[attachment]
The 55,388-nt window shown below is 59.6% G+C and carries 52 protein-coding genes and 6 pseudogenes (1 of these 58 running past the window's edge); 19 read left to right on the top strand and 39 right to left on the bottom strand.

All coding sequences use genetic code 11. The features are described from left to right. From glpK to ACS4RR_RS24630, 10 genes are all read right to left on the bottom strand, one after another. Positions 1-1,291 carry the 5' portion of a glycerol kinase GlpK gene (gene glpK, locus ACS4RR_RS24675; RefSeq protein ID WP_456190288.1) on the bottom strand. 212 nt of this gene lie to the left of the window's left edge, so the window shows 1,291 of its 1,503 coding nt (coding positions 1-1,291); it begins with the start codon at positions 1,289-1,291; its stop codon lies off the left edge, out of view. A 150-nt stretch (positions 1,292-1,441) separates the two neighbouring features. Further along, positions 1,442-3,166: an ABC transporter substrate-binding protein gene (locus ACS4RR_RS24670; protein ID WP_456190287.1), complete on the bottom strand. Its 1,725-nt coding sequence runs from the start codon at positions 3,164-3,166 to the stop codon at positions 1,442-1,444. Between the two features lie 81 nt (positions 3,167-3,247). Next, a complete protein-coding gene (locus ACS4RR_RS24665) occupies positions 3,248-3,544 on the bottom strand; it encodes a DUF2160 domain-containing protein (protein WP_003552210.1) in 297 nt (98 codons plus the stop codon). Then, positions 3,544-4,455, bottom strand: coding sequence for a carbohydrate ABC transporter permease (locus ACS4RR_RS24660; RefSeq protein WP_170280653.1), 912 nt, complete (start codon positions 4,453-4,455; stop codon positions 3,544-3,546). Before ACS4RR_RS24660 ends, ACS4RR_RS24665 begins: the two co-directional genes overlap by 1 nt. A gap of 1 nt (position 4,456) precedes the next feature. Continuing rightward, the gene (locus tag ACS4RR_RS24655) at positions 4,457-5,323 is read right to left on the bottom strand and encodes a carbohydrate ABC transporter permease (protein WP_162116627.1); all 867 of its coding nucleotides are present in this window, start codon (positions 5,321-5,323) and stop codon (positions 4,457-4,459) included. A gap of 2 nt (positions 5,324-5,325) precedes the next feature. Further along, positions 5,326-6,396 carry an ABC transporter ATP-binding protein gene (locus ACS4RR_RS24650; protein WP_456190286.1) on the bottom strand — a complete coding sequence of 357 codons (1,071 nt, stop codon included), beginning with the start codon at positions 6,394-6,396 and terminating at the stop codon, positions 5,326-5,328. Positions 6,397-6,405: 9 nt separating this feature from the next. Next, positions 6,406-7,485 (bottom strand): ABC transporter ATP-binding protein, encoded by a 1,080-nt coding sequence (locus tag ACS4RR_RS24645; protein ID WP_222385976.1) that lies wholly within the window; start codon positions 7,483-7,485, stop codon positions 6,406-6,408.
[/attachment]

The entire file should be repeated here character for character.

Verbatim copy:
The 55,388-nt window shown below is 59.6% G+C and carries 52 protein-coding genes and 6 pseudogenes (1 of these 58 running past the window's edge); 19 read left to right on the top strand and 39 right to left on the bottom strand.

All coding sequences use genetic code 11. The features are described from left to right. From glpK to ACS4RR_RS24630, 10 genes are all read right to left on the bottom strand, one after another. Positions 1-1,291 carry the 5' portion of a glycerol kinase GlpK gene (gene glpK, locus ACS4RR_RS24675; RefSeq protein ID WP_456190288.1) on the bottom strand. 212 nt of this gene lie to the left of the window's left edge, so the window shows 1,291 of its 1,503 coding nt (coding positions 1-1,291); it begins with the start codon at positions 1,289-1,291; its stop codon lies off the left edge, out of view. A 150-nt stretch (positions 1,292-1,441) separates the two neighbouring features. Further along, positions 1,442-3,166: an ABC transporter substrate-binding protein gene (locus ACS4RR_RS24670; protein ID WP_456190287.1), complete on the bottom strand. Its 1,725-nt coding sequence runs from the start codon at positions 3,164-3,166 to the stop codon at positions 1,442-1,444. Between the two features lie 81 nt (positions 3,167-3,247). Next, a complete protein-coding gene (locus ACS4RR_RS24665) occupies positions 3,248-3,544 on the bottom strand; it encodes a DUF2160 domain-containing protein (protein WP_003552210.1) in 297 nt (98 codons plus the stop codon). Then, positions 3,544-4,455, bottom strand: coding sequence for a carbohydrate ABC transporter permease (locus ACS4RR_RS24660; RefSeq protein WP_170280653.1), 912 nt, complete (start codon positions 4,453-4,455; stop codon positions 3,544-3,546). Before ACS4RR_RS24660 ends, ACS4RR_RS24665 begins: the two co-directional genes overlap by 1 nt. A gap of 1 nt (position 4,456) precedes the next feature. Continuing rightward, the gene (locus tag ACS4RR_RS24655) at positions 4,457-5,323 is read right to left on the bottom strand and encodes a carbohydrate ABC transporter permease (protein WP_162116627.1); all 867 of its coding nucleotides are present in this window, start codon (positions 5,321-5,323) and stop codon (positions 4,457-4,459) included. A gap of 2 nt (positions 5,324-5,325) precedes the next feature. Further along, positions 5,326-6,396 carry an ABC transporter ATP-binding protein gene (locus ACS4RR_RS24650; protein WP_456190286.1) on the bottom strand — a complete coding sequence of 357 codons (1,071 nt, stop codon included), beginning with the start codon at positions 6,394-6,396 and terminating at the stop codon, positions 5,326-5,328. Positions 6,397-6,405: 9 nt separating this feature from the next. Next, positions 6,406-7,485 (bottom strand): ABC transporter ATP-binding protein, encoded by a 1,080-nt coding sequence (locus tag ACS4RR_RS24645; protein ID WP_222385976.1) that lies wholly within the window; start codon positions 7,483-7,485, stop codon positions 6,406-6,408.